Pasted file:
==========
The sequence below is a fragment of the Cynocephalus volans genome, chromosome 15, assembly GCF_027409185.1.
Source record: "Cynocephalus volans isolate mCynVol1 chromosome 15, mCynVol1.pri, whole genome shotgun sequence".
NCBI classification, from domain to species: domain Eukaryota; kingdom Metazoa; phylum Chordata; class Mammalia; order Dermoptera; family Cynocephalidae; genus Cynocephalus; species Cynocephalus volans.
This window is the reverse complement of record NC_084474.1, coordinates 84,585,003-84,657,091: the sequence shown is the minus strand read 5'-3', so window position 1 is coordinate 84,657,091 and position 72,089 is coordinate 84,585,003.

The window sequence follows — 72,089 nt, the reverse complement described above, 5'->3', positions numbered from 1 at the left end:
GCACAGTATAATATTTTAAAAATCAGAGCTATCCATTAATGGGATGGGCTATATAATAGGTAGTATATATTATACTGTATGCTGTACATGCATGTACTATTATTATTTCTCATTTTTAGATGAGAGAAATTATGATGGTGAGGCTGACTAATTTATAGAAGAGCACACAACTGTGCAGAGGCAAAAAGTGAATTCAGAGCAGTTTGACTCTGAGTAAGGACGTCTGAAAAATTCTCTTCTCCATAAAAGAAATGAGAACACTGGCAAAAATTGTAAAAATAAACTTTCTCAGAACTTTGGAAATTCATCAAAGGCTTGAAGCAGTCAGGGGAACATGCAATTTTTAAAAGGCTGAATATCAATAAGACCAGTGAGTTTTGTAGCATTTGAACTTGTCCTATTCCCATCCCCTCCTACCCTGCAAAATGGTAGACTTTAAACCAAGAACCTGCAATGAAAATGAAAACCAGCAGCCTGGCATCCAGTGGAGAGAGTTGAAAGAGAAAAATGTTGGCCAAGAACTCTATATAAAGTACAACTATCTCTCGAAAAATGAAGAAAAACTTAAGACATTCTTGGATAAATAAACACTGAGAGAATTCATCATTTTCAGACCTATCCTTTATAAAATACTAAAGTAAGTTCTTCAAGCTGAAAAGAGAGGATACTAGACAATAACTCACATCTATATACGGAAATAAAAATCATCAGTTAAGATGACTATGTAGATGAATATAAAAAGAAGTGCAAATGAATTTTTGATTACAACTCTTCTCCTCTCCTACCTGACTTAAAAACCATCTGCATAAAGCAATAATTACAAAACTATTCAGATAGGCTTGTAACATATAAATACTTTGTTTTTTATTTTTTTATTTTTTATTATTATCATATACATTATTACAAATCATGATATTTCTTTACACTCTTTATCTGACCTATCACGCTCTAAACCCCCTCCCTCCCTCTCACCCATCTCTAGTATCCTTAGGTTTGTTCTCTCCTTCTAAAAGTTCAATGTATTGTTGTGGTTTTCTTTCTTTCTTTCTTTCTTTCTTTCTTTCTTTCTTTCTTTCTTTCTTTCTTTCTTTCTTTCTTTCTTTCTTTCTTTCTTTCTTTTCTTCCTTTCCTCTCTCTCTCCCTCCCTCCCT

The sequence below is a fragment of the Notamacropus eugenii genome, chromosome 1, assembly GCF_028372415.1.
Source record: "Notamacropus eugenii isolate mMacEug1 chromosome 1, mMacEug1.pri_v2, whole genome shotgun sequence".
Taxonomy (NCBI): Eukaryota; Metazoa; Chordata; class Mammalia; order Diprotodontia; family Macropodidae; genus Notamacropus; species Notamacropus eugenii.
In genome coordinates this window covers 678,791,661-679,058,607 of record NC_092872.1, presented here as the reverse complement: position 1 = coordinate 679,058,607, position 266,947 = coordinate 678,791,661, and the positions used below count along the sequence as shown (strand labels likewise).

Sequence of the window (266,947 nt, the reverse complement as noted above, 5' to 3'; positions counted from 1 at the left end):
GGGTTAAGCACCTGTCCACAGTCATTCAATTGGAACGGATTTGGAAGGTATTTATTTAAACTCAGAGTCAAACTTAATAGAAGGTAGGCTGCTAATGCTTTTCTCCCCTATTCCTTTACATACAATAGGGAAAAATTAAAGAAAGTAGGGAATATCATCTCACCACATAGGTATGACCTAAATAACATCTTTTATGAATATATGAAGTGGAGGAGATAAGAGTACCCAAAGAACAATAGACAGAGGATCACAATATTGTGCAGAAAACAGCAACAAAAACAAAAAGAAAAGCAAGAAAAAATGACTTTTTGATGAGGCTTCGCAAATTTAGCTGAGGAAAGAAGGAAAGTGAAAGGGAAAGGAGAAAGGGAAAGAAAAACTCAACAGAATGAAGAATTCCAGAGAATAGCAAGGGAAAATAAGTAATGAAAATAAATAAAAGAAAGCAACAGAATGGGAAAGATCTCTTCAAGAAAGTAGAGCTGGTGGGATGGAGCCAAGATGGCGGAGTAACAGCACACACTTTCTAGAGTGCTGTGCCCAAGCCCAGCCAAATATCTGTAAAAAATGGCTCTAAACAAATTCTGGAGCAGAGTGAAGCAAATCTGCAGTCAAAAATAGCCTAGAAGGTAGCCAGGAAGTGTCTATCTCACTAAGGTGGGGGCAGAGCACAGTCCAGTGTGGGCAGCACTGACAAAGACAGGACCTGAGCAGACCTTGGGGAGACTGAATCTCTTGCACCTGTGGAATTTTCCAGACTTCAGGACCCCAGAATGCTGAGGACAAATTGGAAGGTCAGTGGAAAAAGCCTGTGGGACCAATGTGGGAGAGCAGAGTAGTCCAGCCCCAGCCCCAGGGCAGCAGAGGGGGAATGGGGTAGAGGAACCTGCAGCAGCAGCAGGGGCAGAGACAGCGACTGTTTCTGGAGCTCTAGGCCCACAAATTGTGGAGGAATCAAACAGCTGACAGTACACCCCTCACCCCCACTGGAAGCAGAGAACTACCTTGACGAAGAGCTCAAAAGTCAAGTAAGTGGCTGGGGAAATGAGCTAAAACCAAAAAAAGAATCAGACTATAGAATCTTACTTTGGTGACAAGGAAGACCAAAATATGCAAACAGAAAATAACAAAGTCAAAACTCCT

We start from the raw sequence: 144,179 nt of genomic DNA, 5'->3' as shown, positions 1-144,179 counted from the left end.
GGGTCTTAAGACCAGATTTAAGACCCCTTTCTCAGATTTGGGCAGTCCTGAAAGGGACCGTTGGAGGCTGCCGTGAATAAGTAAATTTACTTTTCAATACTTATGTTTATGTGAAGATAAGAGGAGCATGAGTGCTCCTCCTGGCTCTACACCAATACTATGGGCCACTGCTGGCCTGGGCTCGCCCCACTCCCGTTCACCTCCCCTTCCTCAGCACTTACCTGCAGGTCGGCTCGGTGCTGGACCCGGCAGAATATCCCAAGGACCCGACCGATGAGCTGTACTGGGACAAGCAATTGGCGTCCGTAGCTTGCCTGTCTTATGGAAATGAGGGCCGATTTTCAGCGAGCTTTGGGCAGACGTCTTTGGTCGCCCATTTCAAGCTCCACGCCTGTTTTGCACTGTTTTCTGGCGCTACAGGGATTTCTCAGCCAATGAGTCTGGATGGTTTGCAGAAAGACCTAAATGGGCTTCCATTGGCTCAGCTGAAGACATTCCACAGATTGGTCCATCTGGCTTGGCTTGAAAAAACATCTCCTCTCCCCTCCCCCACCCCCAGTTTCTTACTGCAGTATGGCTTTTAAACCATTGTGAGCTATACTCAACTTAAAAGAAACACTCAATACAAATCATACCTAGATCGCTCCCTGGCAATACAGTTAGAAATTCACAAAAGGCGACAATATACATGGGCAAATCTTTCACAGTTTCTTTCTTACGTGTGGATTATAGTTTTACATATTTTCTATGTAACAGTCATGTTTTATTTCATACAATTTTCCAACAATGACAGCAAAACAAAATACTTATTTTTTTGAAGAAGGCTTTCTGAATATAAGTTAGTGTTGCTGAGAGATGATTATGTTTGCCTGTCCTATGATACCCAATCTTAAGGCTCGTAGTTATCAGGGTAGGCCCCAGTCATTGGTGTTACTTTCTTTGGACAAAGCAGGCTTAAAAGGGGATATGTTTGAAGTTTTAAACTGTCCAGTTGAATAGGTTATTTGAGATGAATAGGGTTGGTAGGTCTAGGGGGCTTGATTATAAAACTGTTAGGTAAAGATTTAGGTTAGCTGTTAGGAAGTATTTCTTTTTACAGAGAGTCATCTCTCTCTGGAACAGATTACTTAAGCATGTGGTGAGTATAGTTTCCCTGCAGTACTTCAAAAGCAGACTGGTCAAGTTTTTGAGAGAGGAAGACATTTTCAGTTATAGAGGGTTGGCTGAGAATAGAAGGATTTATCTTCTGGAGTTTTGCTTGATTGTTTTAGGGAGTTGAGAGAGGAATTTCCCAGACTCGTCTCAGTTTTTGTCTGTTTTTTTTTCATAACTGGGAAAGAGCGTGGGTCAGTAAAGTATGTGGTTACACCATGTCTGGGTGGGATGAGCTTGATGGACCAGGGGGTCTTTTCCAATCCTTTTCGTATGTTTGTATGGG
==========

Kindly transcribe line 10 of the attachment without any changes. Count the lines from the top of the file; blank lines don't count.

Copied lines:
In genome coordinates this window covers 678,791,661-679,058,607 of record NC_092872.1, presented here as the reverse complement: position 1 = coordinate 679,058,607, position 266,947 = coordinate 678,791,661, and the positions used below count along the sequence as shown (strand labels likewise).